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are all of them grey bodies?

are all of them grey bodies?

are all of them grey bodies?

What i'm trying to do on termography is to convert the lecture of temperature of a camera in emmited power.i think is possible to do it from  modified planck's law ,
emmited power=emmisivity*planck's constant*T**4
I need to know if it is a good aproximation ,in what materials can be used, and good tables of emmisivity.
¿could anybody tell me web sites where i can find theory about this?

RE: are all of them grey bodies?

To Termo,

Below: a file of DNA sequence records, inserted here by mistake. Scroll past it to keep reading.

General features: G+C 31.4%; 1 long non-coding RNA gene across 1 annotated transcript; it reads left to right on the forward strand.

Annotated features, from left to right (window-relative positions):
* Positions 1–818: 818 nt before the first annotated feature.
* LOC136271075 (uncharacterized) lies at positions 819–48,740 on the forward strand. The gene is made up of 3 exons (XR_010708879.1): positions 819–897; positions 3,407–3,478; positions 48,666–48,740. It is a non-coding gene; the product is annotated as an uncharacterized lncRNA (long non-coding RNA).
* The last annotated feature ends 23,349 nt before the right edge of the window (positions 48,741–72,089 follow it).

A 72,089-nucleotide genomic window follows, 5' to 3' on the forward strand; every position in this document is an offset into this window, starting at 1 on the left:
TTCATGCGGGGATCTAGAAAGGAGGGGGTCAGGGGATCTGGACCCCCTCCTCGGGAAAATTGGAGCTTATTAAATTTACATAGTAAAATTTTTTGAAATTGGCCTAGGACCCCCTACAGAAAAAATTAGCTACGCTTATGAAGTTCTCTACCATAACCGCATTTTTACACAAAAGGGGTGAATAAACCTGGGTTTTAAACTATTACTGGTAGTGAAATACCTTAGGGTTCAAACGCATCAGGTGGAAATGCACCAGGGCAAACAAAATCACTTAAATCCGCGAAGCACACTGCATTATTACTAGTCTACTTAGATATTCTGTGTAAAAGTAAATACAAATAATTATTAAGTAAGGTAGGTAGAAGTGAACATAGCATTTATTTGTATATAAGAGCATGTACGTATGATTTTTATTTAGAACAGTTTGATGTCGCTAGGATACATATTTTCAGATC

Go to www.thermasearch.net and at the bottom of the page you will see a flashing "click here".  Click there and you will now see several site locations under their areas of coverage.  These include ir theory and tables (i.e. Omega's thermal book).  It is important that you understand that thermodynamics, imagery, equipment sensitivity/repeatability, ambient conditions and much more affect the developed E of a material and therefore a given E from one source may not agree with the E from another.  The most accurate method for obtaining the E of a target is to use the standard: ASTM E 1933-99a, "Standard Test Method for Measuring and Compensating for Emissivity Using Infrared Imaging Radiometers."  Of note is the typical case where an E given by a manufacturers table will generally be within +/- .02 of any one elses value.  Remember though that total radiant power error is a factor of one and equal to the sum of the loses expressed as E,R(reflectance),and T(transmittance), Therefore, do not exclude the other two predominant losses.  The equation you site is typically referred to as the Stefan-Boltzmann Law (using the Stefan-Boltzmann constant of 5.67 x 10 to the minus eight and expressed as Watts meter squared kelvin to the minus four power) and is reflective of what is called a Grey Body.  Good luck in your work.

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